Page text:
“Whiteness in Crisis?” presented by James M. Thomas
In The History of White People, historian Nell Painter wrote, “Being white these days isn’t what it used to be.” What, then, does it mean to be white today? Through in-depth interviews with white people living in the American South—a region where the nation’s color line has arguably been drawn brighter than anywhere else—this project examines how white people are making sense of both race and region in the 21st century. This event is cosponsored by the envisioned University of Mississippi Center for the Study of Race and Racism.
James M. Thomas (JT) is associate professor of sociology at the University of Mississippi, and coeditor of Sociology of Race and Ethnicity. He is the author or coauthor of five books, and over thirty peer-reviewed journal articles, book chapters, and invited essays on the causes and consequences of race and racism in America and abroad. His research has been funded by the American Sociological Association, the National Science Foundation, and the Russell Sage Foundation, and has been featured in popular media outlets like the New Yorker, the Washington Post, and Pacific Standard. Thomas is deeply dedicated to public scholarship, regularly writing for mainstream outlets like the Mississippi Free Press, serving on the boards of nonprofit organizations, and giving public lectures on race, racism, and inequality to academic and lay audiences alike.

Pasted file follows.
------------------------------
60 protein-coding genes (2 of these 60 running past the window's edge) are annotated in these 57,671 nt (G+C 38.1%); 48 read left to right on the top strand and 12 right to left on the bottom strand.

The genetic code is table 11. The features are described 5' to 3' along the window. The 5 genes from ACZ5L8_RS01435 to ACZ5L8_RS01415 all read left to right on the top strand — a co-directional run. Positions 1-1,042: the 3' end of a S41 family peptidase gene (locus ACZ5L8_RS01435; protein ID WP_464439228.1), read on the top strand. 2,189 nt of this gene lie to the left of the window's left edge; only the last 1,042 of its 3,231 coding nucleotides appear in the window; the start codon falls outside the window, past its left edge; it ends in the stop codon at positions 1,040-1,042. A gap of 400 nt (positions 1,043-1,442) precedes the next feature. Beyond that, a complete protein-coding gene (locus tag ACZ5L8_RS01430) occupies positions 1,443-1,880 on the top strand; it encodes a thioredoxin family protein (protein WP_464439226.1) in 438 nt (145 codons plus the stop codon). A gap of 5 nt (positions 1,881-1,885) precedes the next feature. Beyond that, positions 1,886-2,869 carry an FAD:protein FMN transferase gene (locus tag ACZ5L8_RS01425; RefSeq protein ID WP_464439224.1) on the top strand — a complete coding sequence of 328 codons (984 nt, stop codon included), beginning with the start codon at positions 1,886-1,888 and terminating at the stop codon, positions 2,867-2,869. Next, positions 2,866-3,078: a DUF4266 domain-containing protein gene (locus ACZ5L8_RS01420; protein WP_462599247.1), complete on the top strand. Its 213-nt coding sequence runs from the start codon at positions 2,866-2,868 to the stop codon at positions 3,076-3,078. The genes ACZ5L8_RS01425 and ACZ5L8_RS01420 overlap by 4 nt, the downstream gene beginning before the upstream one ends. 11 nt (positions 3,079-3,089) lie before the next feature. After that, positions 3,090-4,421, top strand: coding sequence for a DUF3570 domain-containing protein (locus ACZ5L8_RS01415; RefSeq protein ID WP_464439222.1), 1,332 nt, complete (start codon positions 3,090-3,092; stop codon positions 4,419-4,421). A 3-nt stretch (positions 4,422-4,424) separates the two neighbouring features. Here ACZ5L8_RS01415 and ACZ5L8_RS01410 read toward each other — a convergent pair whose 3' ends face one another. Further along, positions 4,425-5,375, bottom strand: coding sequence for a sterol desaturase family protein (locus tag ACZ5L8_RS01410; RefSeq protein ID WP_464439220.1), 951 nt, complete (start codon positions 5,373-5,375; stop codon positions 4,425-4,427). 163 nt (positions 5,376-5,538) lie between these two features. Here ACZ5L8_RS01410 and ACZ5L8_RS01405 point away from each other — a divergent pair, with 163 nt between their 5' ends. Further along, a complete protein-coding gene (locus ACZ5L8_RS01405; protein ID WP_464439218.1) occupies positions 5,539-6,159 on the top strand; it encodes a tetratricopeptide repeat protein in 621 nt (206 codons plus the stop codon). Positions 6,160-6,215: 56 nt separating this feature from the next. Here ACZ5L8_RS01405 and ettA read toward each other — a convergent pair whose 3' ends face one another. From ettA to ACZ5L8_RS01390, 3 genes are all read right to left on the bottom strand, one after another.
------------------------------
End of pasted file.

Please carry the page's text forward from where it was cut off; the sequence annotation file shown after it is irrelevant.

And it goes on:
This SouthTalk is cosponsored by the Department of Sociology and Anthropology.
SouthTalks is a series of events (including lectures, performances, film screenings, and panel discussions) that explores the interdisciplinary nature of Southern Studies. This series is free and open to the public, and typically takes place in the Tupelo Room of Barnard Observatory unless otherwise noted. Visit the Center’s website for current information about all Center events. During the 2023–24 academic year, the programming theme is “Creativity in the South.”